Argentina and Its Creditors after Default: More Questions and Answers

August 3, 2014 3:30 PM

Argentina and the small group of creditors demanding full payment from the nation's 2001 default failed to resolve their differences on July 30. As a result, creditors did not receive the $539 million interest payment on Argentina's restructured bonds that had to be paid by that date. The default happened because US courts ruled that Argentina cannot pay over 92 percent of its bondholders who agreed to reduce their claims by as much as two-thirds—unless it pays the holdouts in full—and Argentina was not willing to pay the holdouts in full.

By most definitions, this puts the country in default on about $29 billion in foreign debt. Standard & Poors downgraded Argentina's debt to "selective default" the same evening. Midday Friday, a committee of the International Swaps and Derivatives Association decided that there had been a "failure to pay," triggering protection contracts against Argentina's default—$1 billion could change hands.

Argentina has continued to insist that it did not default, and rumors swirled about banks in Argentina paying the holdout creditors themselves to help the government. Nobel Laureate Joseph Stiglitz described the case as "America throwing a bomb into the global economic system," and 100 prominent economists from around the world signed a letter to the US Congress asking it to fix the mess left by the courts. Meanwhile schemes for getting rich off default filled the market grapevine. Everyone seems to agree on one thing: This is complex. To help navigate post-default complexity, here is a brief guide.

Did Argentina default?

Argentina's restructured debt contracts [PDF] say: "[T]he Republic's obligation to make payments of principal of and interest on the Securities shall not have been satisfied until such payments are received by the Holders of the Securities." The holders did not get the money 30 days after it was due. This is an "event of default" under the contracts. Therefore, it sure looks like Argentina is in default.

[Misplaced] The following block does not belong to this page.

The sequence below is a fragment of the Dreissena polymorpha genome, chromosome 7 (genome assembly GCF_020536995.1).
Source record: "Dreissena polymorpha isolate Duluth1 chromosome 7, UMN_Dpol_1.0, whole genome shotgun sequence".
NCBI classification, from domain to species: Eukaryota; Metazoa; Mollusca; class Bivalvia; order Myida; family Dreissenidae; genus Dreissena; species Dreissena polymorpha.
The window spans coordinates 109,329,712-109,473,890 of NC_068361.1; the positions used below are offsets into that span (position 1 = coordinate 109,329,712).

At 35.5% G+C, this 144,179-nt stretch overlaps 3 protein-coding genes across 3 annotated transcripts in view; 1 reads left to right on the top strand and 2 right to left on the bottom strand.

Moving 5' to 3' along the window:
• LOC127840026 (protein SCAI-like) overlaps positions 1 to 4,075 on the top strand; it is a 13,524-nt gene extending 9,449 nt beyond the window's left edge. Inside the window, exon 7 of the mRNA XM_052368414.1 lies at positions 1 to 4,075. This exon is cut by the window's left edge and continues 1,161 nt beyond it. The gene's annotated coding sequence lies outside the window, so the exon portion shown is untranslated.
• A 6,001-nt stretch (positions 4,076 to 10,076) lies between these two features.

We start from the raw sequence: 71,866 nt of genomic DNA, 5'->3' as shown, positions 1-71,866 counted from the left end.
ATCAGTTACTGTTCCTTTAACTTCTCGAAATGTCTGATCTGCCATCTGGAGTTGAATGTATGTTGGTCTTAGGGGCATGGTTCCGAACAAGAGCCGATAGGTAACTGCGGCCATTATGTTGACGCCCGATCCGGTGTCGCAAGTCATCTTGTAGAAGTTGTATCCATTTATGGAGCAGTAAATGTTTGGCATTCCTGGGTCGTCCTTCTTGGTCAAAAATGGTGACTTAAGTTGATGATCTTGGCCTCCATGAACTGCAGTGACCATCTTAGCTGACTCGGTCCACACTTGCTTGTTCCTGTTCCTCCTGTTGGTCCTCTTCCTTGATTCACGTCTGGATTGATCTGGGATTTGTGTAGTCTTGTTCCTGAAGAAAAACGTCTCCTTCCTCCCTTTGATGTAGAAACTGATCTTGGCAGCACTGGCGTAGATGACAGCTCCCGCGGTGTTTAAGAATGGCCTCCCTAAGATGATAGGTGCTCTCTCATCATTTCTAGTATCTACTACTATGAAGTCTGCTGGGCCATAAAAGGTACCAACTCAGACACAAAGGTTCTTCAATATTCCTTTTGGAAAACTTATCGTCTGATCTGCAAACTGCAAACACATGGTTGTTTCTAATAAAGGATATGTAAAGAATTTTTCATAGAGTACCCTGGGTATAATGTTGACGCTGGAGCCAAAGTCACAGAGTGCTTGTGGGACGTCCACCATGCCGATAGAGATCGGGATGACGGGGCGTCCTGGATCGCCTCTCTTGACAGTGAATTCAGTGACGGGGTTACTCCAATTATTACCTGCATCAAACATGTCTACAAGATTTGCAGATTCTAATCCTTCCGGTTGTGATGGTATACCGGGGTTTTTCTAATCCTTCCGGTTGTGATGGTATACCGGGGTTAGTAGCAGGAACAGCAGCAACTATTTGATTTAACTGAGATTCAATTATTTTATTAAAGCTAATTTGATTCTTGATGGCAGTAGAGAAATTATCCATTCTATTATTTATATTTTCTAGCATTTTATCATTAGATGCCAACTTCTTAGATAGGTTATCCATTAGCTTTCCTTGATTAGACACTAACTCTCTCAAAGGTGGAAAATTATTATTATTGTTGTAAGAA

US federal district Judge Thomas P. Griesa, who has presided over the case for over a decade, was visibly frustrated at a hearing on Friday, August 1, with Argentina's continued insistence that it has paid and remains willing to pay its debts. For their part, Argentina's lawyers complained that the special master appointed by the judge to help the parties negotiate made public statements suggesting there had been a default. This seems to be a new bone of contention in a case that already has more than it can handle.

How can Argentina say that it did not default?

Argentina argues that because it sent the money to Bank of New York Mellon, the trustee for the restructured bondholders, it has done its part. The fact that the bondholders down the payment chain did not get the money is not Argentina's fault, since it was a US court order that prevented the bank from sending the money onward.

This is factually correct and very bizarre. But it still does not change the fact that the bondholders did not get their money. This is the first time in memory that a country goes into a massive debt default pursuant to a court order.

How could a court allow a tiny minority of creditors drive a country into default?

Default was not the plan. US courts have spent many years hearing lawsuits from Argentina's 2001 debt default. The judge in this case has ruled many times that Argentina owes creditors the full amount in their contracts, but has been utterly unable to make it pay. Early in the case other judges and he even ruled in favor of Argentina several times, protecting its property from seizure by creditors despite the fact that it left the court's judgments unsatisfied.